The tradeoffs obviously are acceptable to the populace in Battery Park City, and they can cite numerous reasons for their affection for the neighborhood.  Seeing the apartments and their views recently, I have come to understand their choice while not sharing their enthusiasm.

Below is a sample of some of the units I visited during their open houses one Sunday afternoon:

  • A 948-sf condo with two bedrooms and original marble-tiled baths in a 1987 doorman building that has 548 units, garage, swimming pool, roof deck, laundry on each floor and, for a fee, a gym.  The apartment has a decent pass-through kitchen and lovely hardwood floors, both installed approximately two and a half years ago, and open views north are arresting.  Offered for $1.05 million with common charges of $1,076 and taxes (PILOT) of $1,368 monthly, it is under contract certainly for less than $1 million as of earlier this month.
  • In a 1989 low-rise with garage, fitness room, valet, billiards room and laundry, a basic one-bedroom apartment overlooking a wide street to the east.  With original pass-through kitchen that has laminate countertops but new stove and dishwasher, closets that have inexpensive bifold doors, parquet floors and a bath that has its original large marble tiles, the 632-sf condo is listed for $435,000.  Monthly common charges and taxes add up to $1,782, and the unit found a buyer a few weeks ago.
  • A pleasant one-bedroom 716-sf condo that had its bath, pass-through kitchen and floors nicely updated eight years ago.  Closet space is good, there is a small balcony, the standard-height ceilings are of the popcorn variety, there is a washer/dryer, air conditioning is central and the condition is good.  In a 1986 pet-friendly high-rise with minimal amenities, the apartment had an aggressive offering price of $739,000 with combined costs of $$1,941 per month.   But the owner has thrown in the towel: This place went on the rental market last week for 3,200 a month.
  • On the market for a sobering $1.089 million with combined monthly taxes and common charges of $2,122, an 1,100-sf one-bedroom apartment on a lower floor.  This spacious condo with superb finishes and appliances is said by the broker to lend itself  “easily to a two-bedroom conversion,” but the resulting truncated space would be tragic.  Its features include central air conditioning, floor-to-ceiling windows, washer/dryer and high ceilings. The full-service 2006 building provides a garage, valet and gym.
  • Several spacious condos in a newly redeveloped high-rise ranging in price from $561,750 for a studio to $2.7 million for a three-bedroom, three-bath unit and monthly costs from $1,243 to $4,197.  These stylish apartments  tend to have exposures from decent to wonderful, excellent use of space, first-rate appliances (even washer/dryers in some of the units) and quality finishes.  There is a quirky ground-floor condo with 1,009 square feet, a closet bigger than some bedrooms and a price of $840,000 with common charges and taxes adding up to $2,178 per month.  The gym and swimming pool in this pet-friendly doorman building are excellent.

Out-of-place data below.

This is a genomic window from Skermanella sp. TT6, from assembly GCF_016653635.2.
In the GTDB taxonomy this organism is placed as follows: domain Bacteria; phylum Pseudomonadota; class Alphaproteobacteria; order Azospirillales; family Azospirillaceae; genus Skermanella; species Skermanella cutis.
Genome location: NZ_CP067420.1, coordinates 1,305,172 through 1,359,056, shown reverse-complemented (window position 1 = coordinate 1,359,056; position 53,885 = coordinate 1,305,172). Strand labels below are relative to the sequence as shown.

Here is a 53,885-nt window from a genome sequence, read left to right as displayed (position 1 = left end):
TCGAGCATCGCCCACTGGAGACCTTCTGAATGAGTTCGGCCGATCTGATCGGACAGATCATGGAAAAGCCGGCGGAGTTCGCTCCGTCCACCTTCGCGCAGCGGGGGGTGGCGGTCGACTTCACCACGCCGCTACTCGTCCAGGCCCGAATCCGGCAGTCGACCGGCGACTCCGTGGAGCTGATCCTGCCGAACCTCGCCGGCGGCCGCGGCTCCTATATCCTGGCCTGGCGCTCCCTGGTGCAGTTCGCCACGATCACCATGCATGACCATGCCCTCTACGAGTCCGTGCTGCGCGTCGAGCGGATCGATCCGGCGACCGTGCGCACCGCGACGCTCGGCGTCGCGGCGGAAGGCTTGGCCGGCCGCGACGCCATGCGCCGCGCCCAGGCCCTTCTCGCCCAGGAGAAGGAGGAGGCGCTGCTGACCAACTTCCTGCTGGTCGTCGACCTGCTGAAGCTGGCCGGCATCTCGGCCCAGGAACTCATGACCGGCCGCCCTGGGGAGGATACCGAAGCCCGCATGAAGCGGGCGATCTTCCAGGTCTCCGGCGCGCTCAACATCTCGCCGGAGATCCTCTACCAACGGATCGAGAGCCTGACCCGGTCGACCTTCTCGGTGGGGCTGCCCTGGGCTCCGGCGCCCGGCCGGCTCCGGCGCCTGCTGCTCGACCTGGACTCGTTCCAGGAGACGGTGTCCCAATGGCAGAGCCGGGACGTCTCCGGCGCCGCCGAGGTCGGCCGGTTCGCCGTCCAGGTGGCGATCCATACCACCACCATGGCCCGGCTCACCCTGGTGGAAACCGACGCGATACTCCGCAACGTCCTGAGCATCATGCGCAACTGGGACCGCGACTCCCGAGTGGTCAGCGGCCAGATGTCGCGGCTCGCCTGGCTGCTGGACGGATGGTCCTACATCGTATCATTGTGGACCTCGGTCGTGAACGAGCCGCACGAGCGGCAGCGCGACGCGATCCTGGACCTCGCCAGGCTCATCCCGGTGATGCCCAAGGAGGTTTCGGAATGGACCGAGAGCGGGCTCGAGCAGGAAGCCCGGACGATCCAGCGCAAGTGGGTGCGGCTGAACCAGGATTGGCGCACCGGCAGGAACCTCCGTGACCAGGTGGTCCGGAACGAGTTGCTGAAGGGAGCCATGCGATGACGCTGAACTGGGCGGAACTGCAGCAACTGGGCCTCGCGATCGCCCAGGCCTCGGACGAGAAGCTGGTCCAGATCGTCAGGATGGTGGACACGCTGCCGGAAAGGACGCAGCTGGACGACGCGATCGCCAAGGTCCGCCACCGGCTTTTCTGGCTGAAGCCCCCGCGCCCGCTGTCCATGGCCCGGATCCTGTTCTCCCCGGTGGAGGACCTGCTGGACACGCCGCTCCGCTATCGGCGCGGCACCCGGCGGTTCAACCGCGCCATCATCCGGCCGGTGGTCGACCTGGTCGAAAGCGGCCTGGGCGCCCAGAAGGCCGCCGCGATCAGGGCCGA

• A one-bedroom apartment that was fully renovated in 2007 with exceptionally refined taste and no expense seemingly spared.  With standard-height ceilings, the 625-sf condo boasts top-of-the-line appliances, cabinets and countertops in its open kitchen, customized closets, a lava stone floor in the tastefully updated bath and, unfortunately, an exposure just over a rooftop into a wide courtyard from a lower floor.  Its reduced asking price of $489,000 with costs totaling $1,691 a month fails to recognize the unit’s major deficiency, that view.
  • Overstuffed with oversize furniture, a one-bedroom condo with unusually low combined monthly costs of $1,264.  Renovated only two years ago, this unit in a 1986 building with few amenities manages to appear dated, its pass-through kitchen is much bigger than average, and there are newer extra-large windows, a washer/dryer and a good amount of closet space.  At $630,000, the listing price implies sellers whose level ofoptimism exceeds the market’s appetite for such an apartment.

Tomorrow: Scalpel anyone?

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Malcolm Carter
Licensed Associate Real Estate Broker
Senior Vice President
Charles Rutenberg Realty
127 E. 56th Street
New York, NY 10022

M: 347-886-0248
F: 347-438-3201